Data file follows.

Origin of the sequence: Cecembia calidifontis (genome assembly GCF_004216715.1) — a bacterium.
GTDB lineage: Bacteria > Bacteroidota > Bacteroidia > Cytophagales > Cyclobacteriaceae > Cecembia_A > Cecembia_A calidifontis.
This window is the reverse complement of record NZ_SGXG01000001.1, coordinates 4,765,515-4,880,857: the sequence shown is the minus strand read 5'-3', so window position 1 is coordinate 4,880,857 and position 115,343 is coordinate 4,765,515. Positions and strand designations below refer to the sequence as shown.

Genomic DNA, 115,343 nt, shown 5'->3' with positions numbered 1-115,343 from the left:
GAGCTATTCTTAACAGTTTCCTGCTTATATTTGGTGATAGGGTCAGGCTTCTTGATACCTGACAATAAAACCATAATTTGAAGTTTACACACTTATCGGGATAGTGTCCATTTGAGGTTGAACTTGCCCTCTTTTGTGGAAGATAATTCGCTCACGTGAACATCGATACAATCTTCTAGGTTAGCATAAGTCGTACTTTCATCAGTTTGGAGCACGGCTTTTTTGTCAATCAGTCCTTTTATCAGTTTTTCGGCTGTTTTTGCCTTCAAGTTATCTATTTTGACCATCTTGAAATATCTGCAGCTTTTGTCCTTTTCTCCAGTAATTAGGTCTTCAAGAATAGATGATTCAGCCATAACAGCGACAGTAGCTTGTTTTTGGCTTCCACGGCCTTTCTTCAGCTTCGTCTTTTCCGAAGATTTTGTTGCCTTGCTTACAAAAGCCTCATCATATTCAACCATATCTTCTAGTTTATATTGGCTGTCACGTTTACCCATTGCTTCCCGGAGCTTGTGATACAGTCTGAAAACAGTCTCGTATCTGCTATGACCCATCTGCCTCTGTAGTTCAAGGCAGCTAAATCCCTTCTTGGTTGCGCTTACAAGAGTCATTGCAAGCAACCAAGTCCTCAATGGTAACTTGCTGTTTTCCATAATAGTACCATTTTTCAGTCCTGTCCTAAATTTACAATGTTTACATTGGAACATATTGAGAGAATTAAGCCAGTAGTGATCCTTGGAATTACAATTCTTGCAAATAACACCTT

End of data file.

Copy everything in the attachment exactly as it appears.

Origin of the sequence: Cecembia calidifontis (genome assembly GCF_004216715.1) — a bacterium.
GTDB lineage: Bacteria > Bacteroidota > Bacteroidia > Cytophagales > Cyclobacteriaceae > Cecembia_A > Cecembia_A calidifontis.
This window is the reverse complement of record NZ_SGXG01000001.1, coordinates 4,765,515-4,880,857: the sequence shown is the minus strand read 5'-3', so window position 1 is coordinate 4,880,857 and position 115,343 is coordinate 4,765,515. Positions and strand designations below refer to the sequence as shown.

Genomic DNA, 115,343 nt, shown 5'->3' with positions numbered 1-115,343 from the left:
GAGCTATTCTTAACAGTTTCCTGCTTATATTTGGTGATAGGGTCAGGCTTCTTGATACCTGACAATAAAACCATAATTTGAAGTTTACACACTTATCGGGATAGTGTCCATTTGAGGTTGAACTTGCCCTCTTTTGTGGAAGATAATTCGCTCACGTGAACATCGATACAATCTTCTAGGTTAGCATAAGTCGTACTTTCATCAGTTTGGAGCACGGCTTTTTTGTCAATCAGTCCTTTTATCAGTTTTTCGGCTGTTTTTGCCTTCAAGTTATCTATTTTGACCATCTTGAAATATCTGCAGCTTTTGTCCTTTTCTCCAGTAATTAGGTCTTCAAGAATAGATGATTCAGCCATAACAGCGACAGTAGCTTGTTTTTGGCTTCCACGGCCTTTCTTCAGCTTCGTCTTTTCCGAAGATTTTGTTGCCTTGCTTACAAAAGCCTCATCATATTCAACCATATCTTCTAGTTTATATTGGCTGTCACGTTTACCCATTGCTTCCCGGAGCTTGTGATACAGTCTGAAAACAGTCTCGTATCTGCTATGACCCATCTGCCTCTGTAGTTCAAGGCAGCTAAATCCCTTCTTGGTTGCGCTTACAAGAGTCATTGCAAGCAACCAAGTCCTCAATGGTAACTTGCTGTTTTCCATAATAGTACCATTTTTCAGTCCTGTCCTAAATTTACAATGTTTACATTGGAACATATTGAGAGAATTAAGCCAGTAGTGATCCTTGGAATTACAATTCTTGCAAATAACACCTT